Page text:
Titel: The Cambridge Grammar of the English Language
Autor/en: Rodney D. Huddleston, Geoffrey K. Pullum
diagrams, index, further reading.
Cambridge University Press
15. April 2002 - gebunden - 1860 Seiten
This book presents a new and comprehensive descriptive grammar of English, written by the principal authors in collaboration with an international research team of a dozen linguists in five countries. It represents a major advance over previous grammars by virtue of drawing systematically on the linguistic research carried out on English during the last forty years. It incorporates insights from the theoretical literature but presents them in a way that is accessible to readers without formal training in linguistics. It is based on a sounder and more consistent descriptive framework than previous large-scale grammars, and includes much more explanation of grammatical terms and concepts, together with justification for the ways in which the analysis differs from traditional grammar. The book contains twenty chapters and a guide to further reading. Its usefulness is enhanced by diagrams of sentence structure, cross-references between sections, a comprehensive index, and user-friendly design and typography throughout.
1. Preliminaries Geoffrey K. Pullum and Rodney Huddleston; 2. Syntactic overview Rodney Huddleston; 3. The verb Rodney Huddleston; 4. The clause, I: mainly complements Rodney Huddleston; 5. Nouns and noun phrases John Payne and Rodney Huddleston; 6. Adjectives and adverbs Geoffrey K. Pullum and Rodney Huddleston; 7. Prepositions and preposition phrases Geoffrey K. Pullum and Rodney Huddleston; 8. The clause, II: mainly adjuncts Anita Mittwoch, Rodney Huddleston and Peter Collins; 9. Negation Geoffrey K. Pullum and Rodney Huddleston; 10. Clause type and illocutionary force Rodney Huddleston; 11. Content clauses and reported speech Rodney Huddleston; 12. Relative clauses and unbounded dependencies Rodney Huddleston, Geoffrey K. Pullum and Peter G. Peterson; 13. Comparative constructions Rodney Huddleston; 14. Non-finite and verbless clauses Rodney Huddleston; 15. Coordination and supplementation Rodney Huddleston, John Payne and Peter G. Peterson; 16. Information packaging Gregory Ward, Betty Birner and Rodney Huddleston; 17. Deixis and anaphora Lesley Stirling and Rodney Huddleston; 18. Inflectional morphology and related matters F. R. Palmer, Rodney Huddleston and Geoffrey K. Pullum; 19. Lexical word-formation Laurie Bauer and Rodney Huddleston; 20. Punctuation Geoffrey Nunberg, Ted Briscoe and Rodney Huddleston; Further reading; Index.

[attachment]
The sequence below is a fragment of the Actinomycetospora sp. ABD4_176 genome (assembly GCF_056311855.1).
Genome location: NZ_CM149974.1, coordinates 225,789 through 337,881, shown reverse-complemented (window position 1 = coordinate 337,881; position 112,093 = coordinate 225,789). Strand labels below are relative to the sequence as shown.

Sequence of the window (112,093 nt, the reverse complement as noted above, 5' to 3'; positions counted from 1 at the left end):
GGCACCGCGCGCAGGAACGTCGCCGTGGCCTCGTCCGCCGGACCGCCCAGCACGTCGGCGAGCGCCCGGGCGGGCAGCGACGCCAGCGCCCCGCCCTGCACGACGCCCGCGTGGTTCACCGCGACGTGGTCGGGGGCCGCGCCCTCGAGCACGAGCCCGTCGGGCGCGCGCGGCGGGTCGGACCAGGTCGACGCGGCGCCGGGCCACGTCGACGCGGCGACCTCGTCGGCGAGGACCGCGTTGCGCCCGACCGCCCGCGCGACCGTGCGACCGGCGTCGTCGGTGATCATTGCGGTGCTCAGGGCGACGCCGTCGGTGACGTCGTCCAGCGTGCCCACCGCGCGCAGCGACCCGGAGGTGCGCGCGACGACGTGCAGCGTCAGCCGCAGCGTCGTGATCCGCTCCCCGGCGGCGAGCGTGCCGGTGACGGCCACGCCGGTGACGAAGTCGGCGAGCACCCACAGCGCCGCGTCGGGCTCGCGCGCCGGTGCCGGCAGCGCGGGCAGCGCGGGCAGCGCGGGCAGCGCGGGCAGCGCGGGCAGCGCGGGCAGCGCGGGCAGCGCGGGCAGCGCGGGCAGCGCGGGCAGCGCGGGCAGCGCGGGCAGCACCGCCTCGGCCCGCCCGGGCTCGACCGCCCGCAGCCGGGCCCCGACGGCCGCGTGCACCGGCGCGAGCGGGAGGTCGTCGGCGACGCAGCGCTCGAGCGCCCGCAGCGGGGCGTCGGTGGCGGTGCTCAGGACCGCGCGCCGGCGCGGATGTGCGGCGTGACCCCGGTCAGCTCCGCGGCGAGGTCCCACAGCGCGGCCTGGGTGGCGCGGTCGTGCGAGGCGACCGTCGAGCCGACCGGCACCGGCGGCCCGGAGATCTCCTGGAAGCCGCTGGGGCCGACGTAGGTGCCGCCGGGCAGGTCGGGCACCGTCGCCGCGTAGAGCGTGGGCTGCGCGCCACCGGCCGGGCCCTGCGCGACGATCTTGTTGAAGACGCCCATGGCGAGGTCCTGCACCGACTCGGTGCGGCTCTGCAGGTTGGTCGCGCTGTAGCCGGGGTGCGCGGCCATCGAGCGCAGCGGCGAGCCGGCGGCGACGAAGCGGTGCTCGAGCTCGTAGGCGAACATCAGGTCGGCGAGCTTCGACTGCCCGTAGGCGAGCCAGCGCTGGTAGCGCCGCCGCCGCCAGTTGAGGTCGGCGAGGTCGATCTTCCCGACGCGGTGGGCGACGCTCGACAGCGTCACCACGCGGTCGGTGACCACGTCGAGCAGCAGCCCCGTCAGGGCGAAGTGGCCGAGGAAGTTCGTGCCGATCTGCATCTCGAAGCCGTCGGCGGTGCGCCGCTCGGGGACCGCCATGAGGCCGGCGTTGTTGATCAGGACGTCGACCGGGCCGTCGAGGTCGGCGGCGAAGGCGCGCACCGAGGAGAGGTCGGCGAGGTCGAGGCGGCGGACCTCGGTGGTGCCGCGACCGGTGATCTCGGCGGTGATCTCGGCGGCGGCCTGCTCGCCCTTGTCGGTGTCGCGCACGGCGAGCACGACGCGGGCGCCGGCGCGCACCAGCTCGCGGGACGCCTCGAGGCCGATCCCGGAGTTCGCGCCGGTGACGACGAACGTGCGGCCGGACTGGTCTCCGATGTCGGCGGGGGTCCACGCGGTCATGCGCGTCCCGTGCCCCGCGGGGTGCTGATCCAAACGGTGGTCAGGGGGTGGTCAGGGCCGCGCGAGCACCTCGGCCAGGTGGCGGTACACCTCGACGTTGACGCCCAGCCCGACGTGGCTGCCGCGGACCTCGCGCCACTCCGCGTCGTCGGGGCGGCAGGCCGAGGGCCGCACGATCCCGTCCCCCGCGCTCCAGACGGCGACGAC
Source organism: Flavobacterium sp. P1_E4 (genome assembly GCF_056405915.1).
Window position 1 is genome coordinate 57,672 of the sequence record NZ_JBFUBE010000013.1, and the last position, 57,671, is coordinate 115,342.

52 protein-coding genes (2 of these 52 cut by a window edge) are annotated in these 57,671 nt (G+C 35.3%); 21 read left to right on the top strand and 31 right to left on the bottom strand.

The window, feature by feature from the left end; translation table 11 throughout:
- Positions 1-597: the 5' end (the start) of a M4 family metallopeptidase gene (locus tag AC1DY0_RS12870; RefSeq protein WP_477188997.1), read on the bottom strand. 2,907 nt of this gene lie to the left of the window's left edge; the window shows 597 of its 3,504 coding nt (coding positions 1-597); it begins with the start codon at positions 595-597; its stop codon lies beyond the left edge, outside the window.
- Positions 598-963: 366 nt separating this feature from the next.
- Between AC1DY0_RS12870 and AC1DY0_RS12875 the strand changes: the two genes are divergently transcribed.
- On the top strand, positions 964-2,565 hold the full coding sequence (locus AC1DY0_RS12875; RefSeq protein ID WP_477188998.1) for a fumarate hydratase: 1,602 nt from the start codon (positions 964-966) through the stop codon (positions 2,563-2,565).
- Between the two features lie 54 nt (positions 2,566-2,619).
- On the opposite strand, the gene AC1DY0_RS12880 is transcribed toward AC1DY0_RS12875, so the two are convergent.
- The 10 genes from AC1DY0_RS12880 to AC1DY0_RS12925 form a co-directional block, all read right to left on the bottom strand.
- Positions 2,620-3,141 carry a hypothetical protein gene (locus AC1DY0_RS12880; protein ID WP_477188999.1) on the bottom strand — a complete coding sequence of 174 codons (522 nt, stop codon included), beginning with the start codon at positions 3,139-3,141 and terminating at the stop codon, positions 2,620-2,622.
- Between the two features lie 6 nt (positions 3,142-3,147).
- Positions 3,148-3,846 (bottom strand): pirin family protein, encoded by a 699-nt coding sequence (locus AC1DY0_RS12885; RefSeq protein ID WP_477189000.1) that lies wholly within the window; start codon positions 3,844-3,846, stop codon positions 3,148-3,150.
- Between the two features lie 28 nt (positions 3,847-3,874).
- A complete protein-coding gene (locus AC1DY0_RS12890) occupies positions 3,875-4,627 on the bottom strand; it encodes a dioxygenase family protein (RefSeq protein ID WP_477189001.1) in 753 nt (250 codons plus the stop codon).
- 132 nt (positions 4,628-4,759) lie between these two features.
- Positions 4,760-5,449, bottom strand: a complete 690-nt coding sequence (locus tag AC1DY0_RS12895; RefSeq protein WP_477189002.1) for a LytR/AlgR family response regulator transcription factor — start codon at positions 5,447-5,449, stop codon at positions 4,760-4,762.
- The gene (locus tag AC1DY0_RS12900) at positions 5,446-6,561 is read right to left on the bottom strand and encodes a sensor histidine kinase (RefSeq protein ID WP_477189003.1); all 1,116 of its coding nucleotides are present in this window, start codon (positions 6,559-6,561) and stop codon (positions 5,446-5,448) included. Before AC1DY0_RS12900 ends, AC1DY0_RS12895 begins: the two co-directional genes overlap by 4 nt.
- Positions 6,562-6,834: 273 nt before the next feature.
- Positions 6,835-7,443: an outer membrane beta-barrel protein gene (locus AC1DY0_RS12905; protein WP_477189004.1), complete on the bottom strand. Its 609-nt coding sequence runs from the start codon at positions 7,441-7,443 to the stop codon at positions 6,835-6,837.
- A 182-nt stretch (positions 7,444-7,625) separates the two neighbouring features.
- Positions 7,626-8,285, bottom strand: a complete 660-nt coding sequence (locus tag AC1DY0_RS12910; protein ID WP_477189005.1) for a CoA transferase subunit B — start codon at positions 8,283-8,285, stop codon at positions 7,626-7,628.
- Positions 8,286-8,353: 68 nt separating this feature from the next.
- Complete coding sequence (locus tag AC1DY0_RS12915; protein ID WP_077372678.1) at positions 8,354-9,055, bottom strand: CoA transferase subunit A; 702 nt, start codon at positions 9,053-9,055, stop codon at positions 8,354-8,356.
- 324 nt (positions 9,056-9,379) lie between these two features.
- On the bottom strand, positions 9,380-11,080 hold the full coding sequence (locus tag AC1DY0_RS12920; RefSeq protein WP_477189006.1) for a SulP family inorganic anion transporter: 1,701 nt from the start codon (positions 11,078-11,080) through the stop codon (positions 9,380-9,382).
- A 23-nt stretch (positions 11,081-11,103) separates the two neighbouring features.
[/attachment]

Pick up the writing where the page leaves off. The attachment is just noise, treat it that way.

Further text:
Rodney Huddleston graduated from the University of Cambridge in Modern & Medieval Languages in 1960, and earned his PhD in Applied Linguistics at the University of Edinburgh in 1963. He held lectureships at the University of Edinburgh, University College London and the University of Reading, before moving in 1969 to the Department of English at the University of Queensland, where he worked until formally retiring in 1998. He was the winner of one of three 'Excellence in Teaching' awards at the University of Queensland in 1988, and in 1990 was awarded a Personal Chair. He has written numerous articles and books on English grammar, including An Introduction to English Transformational Syntax (1976) and Introduction to the Grammar of English (1984), and was the founding editor of The Australian Journal of Linguistics (1980--1985). Geoffrey K. Pullum earned his B.A. in Language at the University of York in 1972 and his Ph.D. in General Linguistics at the University of London four years later. After teaching at University College London for seven years he moved to the University of California, Santa Cruz, where he served as Dean of Graduate Studies and Research for six years and is currently Professor of Linguistics. He was a Fellow at the Center for Advanced Studies in the Behavioral Sciences in 1990-91. His numerous publications cover not only syntactic theory and English grammar but also on a large number of other topics in linguistics. His books include Generalized Phrase Structure Grammar (1985, with Gazdar, Klein, and Sag) and a collection of satirical essays on linguistics, The Great Eskimo Vocabulary Hoax (1991).
'This grammar has benefited from extensive collaboration with scholars who have contributed substantial parts to individual chapters. An impressively voluminous piece of work. A reference work that should be available to all grammarians.' Linguist List